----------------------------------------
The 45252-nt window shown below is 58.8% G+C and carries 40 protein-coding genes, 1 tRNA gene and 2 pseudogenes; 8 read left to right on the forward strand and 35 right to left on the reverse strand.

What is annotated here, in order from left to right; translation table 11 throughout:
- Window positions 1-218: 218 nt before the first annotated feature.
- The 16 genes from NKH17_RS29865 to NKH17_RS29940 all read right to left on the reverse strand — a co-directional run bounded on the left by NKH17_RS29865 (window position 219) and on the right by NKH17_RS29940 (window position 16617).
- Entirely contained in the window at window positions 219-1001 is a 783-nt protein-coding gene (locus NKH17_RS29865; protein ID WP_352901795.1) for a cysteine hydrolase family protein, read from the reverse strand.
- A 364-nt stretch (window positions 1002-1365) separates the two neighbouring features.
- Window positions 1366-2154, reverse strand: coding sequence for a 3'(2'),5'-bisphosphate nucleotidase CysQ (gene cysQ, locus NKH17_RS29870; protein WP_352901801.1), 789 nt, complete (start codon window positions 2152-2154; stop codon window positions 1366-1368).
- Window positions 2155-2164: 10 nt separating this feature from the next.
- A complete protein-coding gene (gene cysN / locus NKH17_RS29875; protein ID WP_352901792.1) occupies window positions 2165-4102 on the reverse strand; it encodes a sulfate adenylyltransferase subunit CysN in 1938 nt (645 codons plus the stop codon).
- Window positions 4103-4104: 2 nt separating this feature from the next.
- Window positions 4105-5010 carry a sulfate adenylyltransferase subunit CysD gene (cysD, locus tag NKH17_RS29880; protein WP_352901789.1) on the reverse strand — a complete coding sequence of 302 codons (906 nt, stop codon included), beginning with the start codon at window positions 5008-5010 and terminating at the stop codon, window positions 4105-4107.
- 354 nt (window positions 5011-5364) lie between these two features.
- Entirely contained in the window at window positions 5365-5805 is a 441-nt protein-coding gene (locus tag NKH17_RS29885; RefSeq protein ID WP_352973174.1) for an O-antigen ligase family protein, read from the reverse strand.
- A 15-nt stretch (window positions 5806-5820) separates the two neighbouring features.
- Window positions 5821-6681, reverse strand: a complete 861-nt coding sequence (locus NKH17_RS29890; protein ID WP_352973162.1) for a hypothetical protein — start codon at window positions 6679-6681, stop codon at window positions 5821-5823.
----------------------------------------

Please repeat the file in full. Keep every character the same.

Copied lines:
The 45252-nt window shown below is 58.8% G+C and carries 40 protein-coding genes, 1 tRNA gene and 2 pseudogenes; 8 read left to right on the forward strand and 35 right to left on the reverse strand.

What is annotated here, in order from left to right; translation table 11 throughout:
- Window positions 1-218: 218 nt before the first annotated feature.
- The 16 genes from NKH17_RS29865 to NKH17_RS29940 all read right to left on the reverse strand — a co-directional run bounded on the left by NKH17_RS29865 (window position 219) and on the right by NKH17_RS29940 (window position 16617).
- Entirely contained in the window at window positions 219-1001 is a 783-nt protein-coding gene (locus NKH17_RS29865; protein ID WP_352901795.1) for a cysteine hydrolase family protein, read from the reverse strand.
- A 364-nt stretch (window positions 1002-1365) separates the two neighbouring features.
- Window positions 1366-2154, reverse strand: coding sequence for a 3'(2'),5'-bisphosphate nucleotidase CysQ (gene cysQ, locus NKH17_RS29870; protein WP_352901801.1), 789 nt, complete (start codon window positions 2152-2154; stop codon window positions 1366-1368).
- Window positions 2155-2164: 10 nt separating this feature from the next.
- A complete protein-coding gene (gene cysN / locus NKH17_RS29875; protein ID WP_352901792.1) occupies window positions 2165-4102 on the reverse strand; it encodes a sulfate adenylyltransferase subunit CysN in 1938 nt (645 codons plus the stop codon).
- Window positions 4103-4104: 2 nt separating this feature from the next.
- Window positions 4105-5010 carry a sulfate adenylyltransferase subunit CysD gene (cysD, locus tag NKH17_RS29880; protein WP_352901789.1) on the reverse strand — a complete coding sequence of 302 codons (906 nt, stop codon included), beginning with the start codon at window positions 5008-5010 and terminating at the stop codon, window positions 4105-4107.
- 354 nt (window positions 5011-5364) lie between these two features.
- Entirely contained in the window at window positions 5365-5805 is a 441-nt protein-coding gene (locus tag NKH17_RS29885; RefSeq protein ID WP_352973174.1) for an O-antigen ligase family protein, read from the reverse strand.
- A 15-nt stretch (window positions 5806-5820) separates the two neighbouring features.
- Window positions 5821-6681, reverse strand: a complete 861-nt coding sequence (locus NKH17_RS29890; protein ID WP_352973162.1) for a hypothetical protein — start codon at window positions 6679-6681, stop codon at window positions 5821-5823.